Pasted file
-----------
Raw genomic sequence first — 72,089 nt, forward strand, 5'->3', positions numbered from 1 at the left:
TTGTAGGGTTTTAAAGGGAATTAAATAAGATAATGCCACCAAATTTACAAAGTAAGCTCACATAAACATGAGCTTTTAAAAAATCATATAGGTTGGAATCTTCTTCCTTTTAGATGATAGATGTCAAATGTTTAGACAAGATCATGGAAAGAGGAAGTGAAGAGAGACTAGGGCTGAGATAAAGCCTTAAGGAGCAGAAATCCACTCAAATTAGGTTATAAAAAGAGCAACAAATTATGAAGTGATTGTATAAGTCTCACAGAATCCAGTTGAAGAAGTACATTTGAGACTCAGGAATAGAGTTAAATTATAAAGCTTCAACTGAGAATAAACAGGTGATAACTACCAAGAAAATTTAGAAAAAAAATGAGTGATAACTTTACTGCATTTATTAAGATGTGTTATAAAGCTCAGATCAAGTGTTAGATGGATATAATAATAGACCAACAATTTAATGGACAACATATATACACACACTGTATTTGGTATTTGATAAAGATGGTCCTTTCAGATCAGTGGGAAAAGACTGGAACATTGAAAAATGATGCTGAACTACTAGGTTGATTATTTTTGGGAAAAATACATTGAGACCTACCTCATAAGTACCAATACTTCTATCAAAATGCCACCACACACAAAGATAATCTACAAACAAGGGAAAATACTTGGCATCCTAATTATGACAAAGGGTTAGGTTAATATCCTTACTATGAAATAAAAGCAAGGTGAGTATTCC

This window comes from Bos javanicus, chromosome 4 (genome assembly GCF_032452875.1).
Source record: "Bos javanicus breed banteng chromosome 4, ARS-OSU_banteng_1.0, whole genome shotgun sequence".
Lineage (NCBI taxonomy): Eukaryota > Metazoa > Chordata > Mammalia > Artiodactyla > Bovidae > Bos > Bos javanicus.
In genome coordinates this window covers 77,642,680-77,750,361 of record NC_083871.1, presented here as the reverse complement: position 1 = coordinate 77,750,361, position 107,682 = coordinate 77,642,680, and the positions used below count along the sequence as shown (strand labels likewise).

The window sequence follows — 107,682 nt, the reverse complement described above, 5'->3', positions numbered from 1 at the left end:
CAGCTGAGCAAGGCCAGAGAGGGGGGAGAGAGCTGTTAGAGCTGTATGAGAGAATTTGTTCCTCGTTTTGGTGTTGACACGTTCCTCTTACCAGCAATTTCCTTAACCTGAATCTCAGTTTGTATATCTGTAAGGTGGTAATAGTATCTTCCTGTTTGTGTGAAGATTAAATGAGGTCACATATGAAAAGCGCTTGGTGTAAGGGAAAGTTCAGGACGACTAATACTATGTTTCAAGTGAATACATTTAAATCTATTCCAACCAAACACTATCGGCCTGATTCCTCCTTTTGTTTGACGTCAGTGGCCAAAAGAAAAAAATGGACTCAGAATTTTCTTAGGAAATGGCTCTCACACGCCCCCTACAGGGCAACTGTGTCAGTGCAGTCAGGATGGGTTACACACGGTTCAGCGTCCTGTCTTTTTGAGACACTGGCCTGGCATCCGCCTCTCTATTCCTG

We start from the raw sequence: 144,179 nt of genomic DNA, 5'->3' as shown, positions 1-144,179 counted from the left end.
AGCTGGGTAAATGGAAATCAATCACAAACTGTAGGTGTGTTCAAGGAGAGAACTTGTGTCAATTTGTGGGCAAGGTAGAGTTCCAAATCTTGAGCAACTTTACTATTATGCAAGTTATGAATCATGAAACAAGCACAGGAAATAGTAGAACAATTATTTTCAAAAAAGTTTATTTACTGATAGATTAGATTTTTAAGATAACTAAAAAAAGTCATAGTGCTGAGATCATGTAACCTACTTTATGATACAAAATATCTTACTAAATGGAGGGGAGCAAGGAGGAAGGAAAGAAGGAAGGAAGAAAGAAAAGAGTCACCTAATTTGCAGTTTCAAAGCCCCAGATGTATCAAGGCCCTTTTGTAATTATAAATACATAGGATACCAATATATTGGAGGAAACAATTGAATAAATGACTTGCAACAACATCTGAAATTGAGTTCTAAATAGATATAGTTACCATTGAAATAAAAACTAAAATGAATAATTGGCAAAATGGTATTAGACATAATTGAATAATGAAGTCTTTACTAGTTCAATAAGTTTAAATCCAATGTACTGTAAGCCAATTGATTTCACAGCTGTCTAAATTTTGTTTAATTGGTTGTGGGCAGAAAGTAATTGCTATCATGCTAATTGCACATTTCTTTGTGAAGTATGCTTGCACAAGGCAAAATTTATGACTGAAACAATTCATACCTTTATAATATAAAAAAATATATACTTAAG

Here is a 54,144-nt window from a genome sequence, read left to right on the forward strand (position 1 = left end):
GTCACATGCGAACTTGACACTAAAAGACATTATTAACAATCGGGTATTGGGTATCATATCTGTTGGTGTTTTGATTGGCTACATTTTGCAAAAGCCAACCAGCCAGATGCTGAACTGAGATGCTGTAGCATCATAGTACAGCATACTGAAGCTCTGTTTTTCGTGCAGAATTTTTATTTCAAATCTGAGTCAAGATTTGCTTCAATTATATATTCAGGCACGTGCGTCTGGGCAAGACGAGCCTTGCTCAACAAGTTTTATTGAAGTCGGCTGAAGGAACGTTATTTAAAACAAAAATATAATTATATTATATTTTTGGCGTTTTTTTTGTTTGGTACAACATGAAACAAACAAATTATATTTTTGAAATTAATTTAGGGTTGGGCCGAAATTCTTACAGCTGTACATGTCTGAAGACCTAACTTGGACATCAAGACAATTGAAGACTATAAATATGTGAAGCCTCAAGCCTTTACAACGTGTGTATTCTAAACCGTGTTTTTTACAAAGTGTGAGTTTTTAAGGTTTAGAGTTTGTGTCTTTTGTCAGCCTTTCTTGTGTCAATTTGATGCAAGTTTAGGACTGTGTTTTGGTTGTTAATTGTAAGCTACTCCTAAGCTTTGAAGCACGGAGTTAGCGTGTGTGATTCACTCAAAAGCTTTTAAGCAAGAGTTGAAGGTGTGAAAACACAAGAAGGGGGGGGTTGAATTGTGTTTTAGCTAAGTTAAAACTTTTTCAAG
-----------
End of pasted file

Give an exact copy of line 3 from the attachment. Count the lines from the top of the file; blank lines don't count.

This window comes from Bos javanicus, chromosome 4 (genome assembly GCF_032452875.1).